Any parent reading this will know how hard it is to get their kids off the sofa during the Christmas and New Year’s holiday, and just how unbelievably worth the effort it is to do so. My boys spiral ever faster into anarchy, like a whirlpool of bitter, pent up Punk Rockers the longer they are left sitting around a treat filled house playing games and watching Christmas TV. It’s lovely for a couple of days but soon the fighting and noise levels rise worryingly high, so action has to be taken.

So you take them out on walks.

These work like a blood transfusion, spending their bad energy and replacing it with a fresh input of life that they can use eating yet more chocolate sat firmly in front of the box.
Three woodland walks later though, and the magic has worn off. You have to try and find something new. Bleary eyed from staying up until midnight to see in the year but refusing to stay in bed past nine the next morning, my two boys were itching for a hard day’s arguing. They put their feet down and made it clear that the walk I was suggesting would result in me losing the last precious few strands of hair on my head once and for all. It was not going to be worth it. They were too tired; they would sit in front of the TV and occasionally hit one another instead.

My wife, Jo – never short of a ridiculous idea – surpassed herself. “Hey, I know what we should do – we should go for a family run – all of us. That will be a laugh won’t it? Bagsy not running with Dad!”
Before I could point out that there was no way in hell I was going to be running anywhere when I could be sat here eating chocolate and pretending I can’t hear the kids trying to kill each other, the boys cheered and started laughing. Their sugar and inactivity induced vindictiveness could be aimed at me instead of each other. The glee with which they relished the idea of making me go running on New Year’s Day completely made them forget about how tired they were.

I put my shorts on.

We set off with Jo leading the way. We would run 5K or about three miles if you prefer. Jo and Daniel have run this distance together a couple of times; Jamie and I would just have to see how we got on.
It is safe to say that I didn’t get on at all – nor did the boys.

Two weeks away from the playground, mixed with the stupendous over-excess of Christmas, had erased all of the evidence that we had ever managed to run two miles together. The boys kept stopping to walk or just to stop – and well, someone had to stay with them! I tried to gee them on, but I was about as convincing as Russell Crow’s accent in Robin Hood. Who was I fooling when I said that we could do it? No one.

The boys whinged. I whinged. We sounded like a faulty ambulance with an extremely rough sounding exhaust as we inched along the paths, holding up Zimmer framed ladies who were dragging wheeled shopping baskets behind them and getting more than a little vocal about their delay.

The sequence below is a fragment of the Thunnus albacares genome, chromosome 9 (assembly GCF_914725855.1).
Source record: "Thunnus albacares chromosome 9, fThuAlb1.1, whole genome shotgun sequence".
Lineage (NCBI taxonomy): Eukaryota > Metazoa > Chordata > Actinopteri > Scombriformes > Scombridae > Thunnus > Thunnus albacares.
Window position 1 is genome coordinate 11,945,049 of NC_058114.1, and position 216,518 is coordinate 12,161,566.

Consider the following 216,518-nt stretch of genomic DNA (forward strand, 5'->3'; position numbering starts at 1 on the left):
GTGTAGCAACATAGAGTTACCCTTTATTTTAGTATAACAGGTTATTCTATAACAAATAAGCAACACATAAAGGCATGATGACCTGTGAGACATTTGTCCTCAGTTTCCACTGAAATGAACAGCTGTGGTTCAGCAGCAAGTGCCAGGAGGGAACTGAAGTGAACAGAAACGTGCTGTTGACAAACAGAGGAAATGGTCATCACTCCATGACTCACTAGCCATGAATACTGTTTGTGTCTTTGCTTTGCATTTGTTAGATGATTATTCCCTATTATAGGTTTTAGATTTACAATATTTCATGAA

Daniel attempted to complete the 5K, all be it by walking, while my youngest and I simply dodged behind a fence long enough for Jo to be out of sight and then hobbled a short cut home. I’m not sure how far we actually ran but I suspect you could measure it with a ruler.

However the thing is, as big a failure as the family run actually was, it was also a massive success. In fact Daniel wound up getting out of the house and walked / jogged for three miles. Jamie got off the sofa and walked / jogged for two. They got air. They got exercise. They had point blank refused to go for a walk with us, and yet they had – willingly.

And when they got back they were renewed. Oh they were tired and the TV went back on – of course it did – but the aggression was spent. Irritation and sibling rivalry had returned to its standard background level. I had my boys back.

Jo’s idea had not been so ridiculous after all – in fact it had been sheer genius. I probably only ran about three inches more than Jamie so I can’t claim that I got much exercise really, not that you would have guessed that from the amount heaving and sweating I was doing, but yet again just shutting up and doing what my wife told me to do paid for itself.

The world’s least impressive jog saved Christmas!  Now there is a claim.

Worryingly, in those first few moments, when I was filled with positivity about the world of exercise, I came up with an idea – a potentially very silly one…

Friday, January 6, 2012

Winning is addictive

Hello Hello.

I’m back on the train and I have loads to tell you about, lots of stories to write, bags of ideas for this is 2012 – a very big year, here in England!

But first…

Some news.

I’ll get on with writing some posts for next week, but in the meantime I need to say thank you.
Do you remember me writing a begging post here – asking asking for ‘likes’ ‘tweets’ or ‘W+’ votes on the WURDZL site? No not the Diamond Light Source competition – the other one.
The one that was for a Kindle?

Well, believe it or not I won. I have the Kindle in my bag – I’m so excited about this.

I won a blummin Kindle for writing less than 300 words!


And some of you helped with that – so thanks.

Thank you.

I was a little cynical at first, when I received the email telling me I’d won and asking for an address I just didn’t feel that the prize was likely to ever actually arrive. Prizes have failed to materialize before. However, my doubt was unfounded and the owner of the site was absolutely good for his word – which is refreshing. Therefore, I can heartily recommend you keep your eyes on the WURDZL site, in case he runs another competition, even if he still hasn’t updated the actual site.

Not that I know when I’ll ever read it, I need to be getting on with writing during my commute really, what with it being a whole brand new year with blog posts to write, weekly columns and only about six million more competitions to enter. But still.

I won a blummin Kindle!!!

Get in!

Tuesday, January 3, 2012

Happy New Year

Hello everyone – happy New Year!

Today sees the start of my all new regular weekly column at In The Powder Room (cool eh?)
I won’t necessarily write a link each week so look for the shortcut on the right hand side and hop over there every Tuesday – if you like.

Meanwhile, normal posts will resume here just as soon as I get back on the train – I’m too busy playing “Cars2 Operation”, Articulate, or watching TV with my boys at the moment to be writing stuff down.
Family – love it.  Look out for the report on our so called Family Run – coming soon.

Cheers Glen.